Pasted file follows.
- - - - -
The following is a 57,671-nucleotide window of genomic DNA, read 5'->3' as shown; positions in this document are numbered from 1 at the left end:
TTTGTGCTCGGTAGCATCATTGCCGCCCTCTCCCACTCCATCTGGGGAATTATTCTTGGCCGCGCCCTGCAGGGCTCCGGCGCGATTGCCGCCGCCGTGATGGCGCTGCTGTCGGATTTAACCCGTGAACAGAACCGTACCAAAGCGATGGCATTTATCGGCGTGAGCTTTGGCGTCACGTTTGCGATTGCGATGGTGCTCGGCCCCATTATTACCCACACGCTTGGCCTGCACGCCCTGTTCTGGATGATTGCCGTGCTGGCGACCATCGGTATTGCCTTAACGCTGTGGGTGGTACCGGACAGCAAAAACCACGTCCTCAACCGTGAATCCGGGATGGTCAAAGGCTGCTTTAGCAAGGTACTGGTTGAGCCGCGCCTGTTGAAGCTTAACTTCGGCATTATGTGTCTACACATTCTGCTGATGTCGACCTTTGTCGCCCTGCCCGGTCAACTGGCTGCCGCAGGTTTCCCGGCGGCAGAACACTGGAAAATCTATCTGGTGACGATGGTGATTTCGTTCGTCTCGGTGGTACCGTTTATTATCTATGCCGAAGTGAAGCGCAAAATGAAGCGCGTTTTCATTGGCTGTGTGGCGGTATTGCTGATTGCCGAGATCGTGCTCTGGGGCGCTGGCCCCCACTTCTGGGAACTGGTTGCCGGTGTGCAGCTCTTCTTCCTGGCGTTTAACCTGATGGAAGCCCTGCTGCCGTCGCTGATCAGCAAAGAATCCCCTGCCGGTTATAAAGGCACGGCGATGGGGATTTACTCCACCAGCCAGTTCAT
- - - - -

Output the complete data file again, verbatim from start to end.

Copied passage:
The following is a 57,671-nucleotide window of genomic DNA, read 5'->3' as shown; positions in this document are numbered from 1 at the left end:
TTTGTGCTCGGTAGCATCATTGCCGCCCTCTCCCACTCCATCTGGGGAATTATTCTTGGCCGCGCCCTGCAGGGCTCCGGCGCGATTGCCGCCGCCGTGATGGCGCTGCTGTCGGATTTAACCCGTGAACAGAACCGTACCAAAGCGATGGCATTTATCGGCGTGAGCTTTGGCGTCACGTTTGCGATTGCGATGGTGCTCGGCCCCATTATTACCCACACGCTTGGCCTGCACGCCCTGTTCTGGATGATTGCCGTGCTGGCGACCATCGGTATTGCCTTAACGCTGTGGGTGGTACCGGACAGCAAAAACCACGTCCTCAACCGTGAATCCGGGATGGTCAAAGGCTGCTTTAGCAAGGTACTGGTTGAGCCGCGCCTGTTGAAGCTTAACTTCGGCATTATGTGTCTACACATTCTGCTGATGTCGACCTTTGTCGCCCTGCCCGGTCAACTGGCTGCCGCAGGTTTCCCGGCGGCAGAACACTGGAAAATCTATCTGGTGACGATGGTGATTTCGTTCGTCTCGGTGGTACCGTTTATTATCTATGCCGAAGTGAAGCGCAAAATGAAGCGCGTTTTCATTGGCTGTGTGGCGGTATTGCTGATTGCCGAGATCGTGCTCTGGGGCGCTGGCCCCCACTTCTGGGAACTGGTTGCCGGTGTGCAGCTCTTCTTCCTGGCGTTTAACCTGATGGAAGCCCTGCTGCCGTCGCTGATCAGCAAAGAATCCCCTGCCGGTTATAAAGGCACGGCGATGGGGATTTACTCCACCAGCCAGTTCAT